The use of this synthetic data holds vast promise in determining therapeutic regimens, identifying and mitigating drug side effects, and optimising dosages and synergies in multi-drug therapies.

Synthetic data also has the potential to address compliance risk and privacy concerns. Real-world patient data is often siloed due to privacy concerns, but the use of synthetic data can be more accessible.

While the full ramifications of GDPR within the healthcare industry has yet to be fully understood, one way to avoid potential compliance risk will be through the use of synthetic data.

Innovative patient enrollment and retention techniques will improve trial outcomes

 Jim Reilly, VP, clinical market strategy

Low trial enrollment and retention presents a challenge throughout the industry, with up to 90% of studies in the US experiencing significant delays in recruitment and enrollment.2

Nearly one-third of all trials under-enroll, and only 7% meet their target enrollment number on deadline.3

Much of the challenge stems from geographic mismatch of site to patient, poor patient engagement, and lack of trial awareness among patients.

In the coming year, we anticipate that pharma companies will show measurable improvements in enrollment and retention through new methods that bring trials closer to patients.

These include hybrid trial delivery, community-based sites, and digital engagement.

Hybrid trials (as opposed to the all-or-nothing sounding term “virtual”) deliver parts of a trial digitally – from activity trackers and telehealth, to e-consent, ePRO, and social apps.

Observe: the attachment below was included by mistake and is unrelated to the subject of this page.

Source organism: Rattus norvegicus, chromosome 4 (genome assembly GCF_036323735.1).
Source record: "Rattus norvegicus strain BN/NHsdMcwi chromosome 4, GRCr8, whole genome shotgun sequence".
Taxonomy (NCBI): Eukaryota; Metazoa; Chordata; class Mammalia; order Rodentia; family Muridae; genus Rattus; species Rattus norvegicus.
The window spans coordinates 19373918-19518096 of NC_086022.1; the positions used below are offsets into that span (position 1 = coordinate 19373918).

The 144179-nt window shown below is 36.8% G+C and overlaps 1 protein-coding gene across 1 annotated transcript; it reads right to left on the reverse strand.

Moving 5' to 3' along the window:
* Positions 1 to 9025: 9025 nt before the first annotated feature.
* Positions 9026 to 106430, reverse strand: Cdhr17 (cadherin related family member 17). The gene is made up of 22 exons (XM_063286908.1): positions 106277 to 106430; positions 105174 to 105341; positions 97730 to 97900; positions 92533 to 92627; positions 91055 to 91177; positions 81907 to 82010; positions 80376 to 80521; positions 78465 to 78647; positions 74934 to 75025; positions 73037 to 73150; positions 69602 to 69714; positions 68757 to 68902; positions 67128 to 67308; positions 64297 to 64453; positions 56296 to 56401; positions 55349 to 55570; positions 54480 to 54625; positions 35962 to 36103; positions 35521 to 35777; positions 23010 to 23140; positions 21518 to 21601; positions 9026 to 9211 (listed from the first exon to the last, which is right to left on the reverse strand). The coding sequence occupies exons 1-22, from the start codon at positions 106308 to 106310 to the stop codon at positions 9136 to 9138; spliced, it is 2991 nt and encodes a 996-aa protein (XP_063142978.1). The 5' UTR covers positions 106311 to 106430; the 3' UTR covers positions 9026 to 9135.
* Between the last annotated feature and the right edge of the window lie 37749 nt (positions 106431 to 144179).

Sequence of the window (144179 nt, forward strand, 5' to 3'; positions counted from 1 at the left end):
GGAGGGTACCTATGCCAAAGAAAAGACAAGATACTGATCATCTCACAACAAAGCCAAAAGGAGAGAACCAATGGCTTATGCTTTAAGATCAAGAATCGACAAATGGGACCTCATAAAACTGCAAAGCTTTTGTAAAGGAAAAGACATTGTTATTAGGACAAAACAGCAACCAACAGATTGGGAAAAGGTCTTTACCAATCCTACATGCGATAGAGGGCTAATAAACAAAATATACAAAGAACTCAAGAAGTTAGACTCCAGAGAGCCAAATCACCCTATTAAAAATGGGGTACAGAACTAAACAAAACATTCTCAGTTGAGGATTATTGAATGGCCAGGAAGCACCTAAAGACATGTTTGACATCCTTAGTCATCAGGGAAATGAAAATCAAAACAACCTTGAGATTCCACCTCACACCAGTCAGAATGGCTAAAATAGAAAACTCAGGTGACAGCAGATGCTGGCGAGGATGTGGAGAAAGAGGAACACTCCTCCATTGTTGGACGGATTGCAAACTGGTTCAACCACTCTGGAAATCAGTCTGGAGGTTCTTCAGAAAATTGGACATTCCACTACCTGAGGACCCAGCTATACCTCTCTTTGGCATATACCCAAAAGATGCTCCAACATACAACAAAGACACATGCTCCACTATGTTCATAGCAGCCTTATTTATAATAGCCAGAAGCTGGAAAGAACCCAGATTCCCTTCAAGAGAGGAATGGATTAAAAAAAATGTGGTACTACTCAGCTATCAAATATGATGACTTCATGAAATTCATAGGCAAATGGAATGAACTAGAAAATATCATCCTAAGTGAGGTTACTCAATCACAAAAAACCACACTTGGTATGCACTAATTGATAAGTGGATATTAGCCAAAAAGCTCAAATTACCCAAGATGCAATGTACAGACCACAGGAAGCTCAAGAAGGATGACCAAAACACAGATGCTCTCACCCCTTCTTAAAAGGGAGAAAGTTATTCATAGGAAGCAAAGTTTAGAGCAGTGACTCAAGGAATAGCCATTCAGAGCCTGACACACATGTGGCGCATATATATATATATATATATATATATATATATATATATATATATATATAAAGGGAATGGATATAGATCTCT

Another novel idea being tested is the ability to professionalise remote or rural healthcare providers by outfitting them with training and equipment to deliver investigational treatments.

Improvements in social engagement and data access will also drive better trial awareness and retention. All these methods will collectively improve trial enrollment throughout the industry.

Value-added trial designs improve patient outcomes in 2020

New clinical trial approaches will enable a more competitive, innovative, and efficient framework for developing life-saving medicines for a range of patient needs.

While clinical trials are long and complex, innovative companies will leverage the latest scientific advances and systems to streamline investigative approaches and create efficiencies.

References
1. Contract Pharma, “Better Collaboration is Key to Speeding Trials,” October 18, 2019.
2. Dowling NM, Olson N, Mish T, Kaprakattu P, Gleason C. A model for the design and implementation of a participant recruitment registry for clinical studies of older adults. Clin.Trials 2012 Apr;9(2):204-14. PMCID:PMC3325341
3.Strasser JE, Cola PA, Rosenblum D. Evaluating various areas of process improvement in an effort to improve clinical research: discussions from the 2012 Clinical Translational Science Award (CTSA) Clinical Research Management workshop. Clin.Transl.Sci. 2013 Aug;6(4):317-20. PMCID:PMC3740438